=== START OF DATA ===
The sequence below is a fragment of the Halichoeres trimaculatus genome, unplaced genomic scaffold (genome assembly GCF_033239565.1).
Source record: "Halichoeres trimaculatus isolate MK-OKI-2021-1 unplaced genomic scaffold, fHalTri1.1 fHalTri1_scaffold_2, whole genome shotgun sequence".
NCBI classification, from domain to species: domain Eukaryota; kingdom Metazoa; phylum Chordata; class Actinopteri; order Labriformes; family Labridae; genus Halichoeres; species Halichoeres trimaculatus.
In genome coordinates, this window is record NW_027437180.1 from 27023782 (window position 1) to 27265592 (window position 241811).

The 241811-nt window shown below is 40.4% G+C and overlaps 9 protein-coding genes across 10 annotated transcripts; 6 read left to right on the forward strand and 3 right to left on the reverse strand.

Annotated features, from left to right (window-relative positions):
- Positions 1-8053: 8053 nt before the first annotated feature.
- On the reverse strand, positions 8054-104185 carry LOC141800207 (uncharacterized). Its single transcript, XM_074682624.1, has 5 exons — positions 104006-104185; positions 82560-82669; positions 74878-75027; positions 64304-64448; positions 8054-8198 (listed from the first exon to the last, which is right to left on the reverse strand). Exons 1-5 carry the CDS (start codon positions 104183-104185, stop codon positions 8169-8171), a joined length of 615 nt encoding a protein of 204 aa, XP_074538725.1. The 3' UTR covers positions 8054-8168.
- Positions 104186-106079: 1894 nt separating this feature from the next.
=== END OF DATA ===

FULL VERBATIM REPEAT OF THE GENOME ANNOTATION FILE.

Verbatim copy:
The sequence below is a fragment of the Halichoeres trimaculatus genome, unplaced genomic scaffold (genome assembly GCF_033239565.1).
Source record: "Halichoeres trimaculatus isolate MK-OKI-2021-1 unplaced genomic scaffold, fHalTri1.1 fHalTri1_scaffold_2, whole genome shotgun sequence".
NCBI classification, from domain to species: domain Eukaryota; kingdom Metazoa; phylum Chordata; class Actinopteri; order Labriformes; family Labridae; genus Halichoeres; species Halichoeres trimaculatus.
In genome coordinates, this window is record NW_027437180.1 from 27023782 (window position 1) to 27265592 (window position 241811).

The 241811-nt window shown below is 40.4% G+C and overlaps 9 protein-coding genes across 10 annotated transcripts; 6 read left to right on the forward strand and 3 right to left on the reverse strand.

Annotated features, from left to right (window-relative positions):
- Positions 1-8053: 8053 nt before the first annotated feature.
- On the reverse strand, positions 8054-104185 carry LOC141800207 (uncharacterized). Its single transcript, XM_074682624.1, has 5 exons — positions 104006-104185; positions 82560-82669; positions 74878-75027; positions 64304-64448; positions 8054-8198 (listed from the first exon to the last, which is right to left on the reverse strand). Exons 1-5 carry the CDS (start codon positions 104183-104185, stop codon positions 8169-8171), a joined length of 615 nt encoding a protein of 204 aa, XP_074538725.1. The 3' UTR covers positions 8054-8168.
- Positions 104186-106079: 1894 nt separating this feature from the next.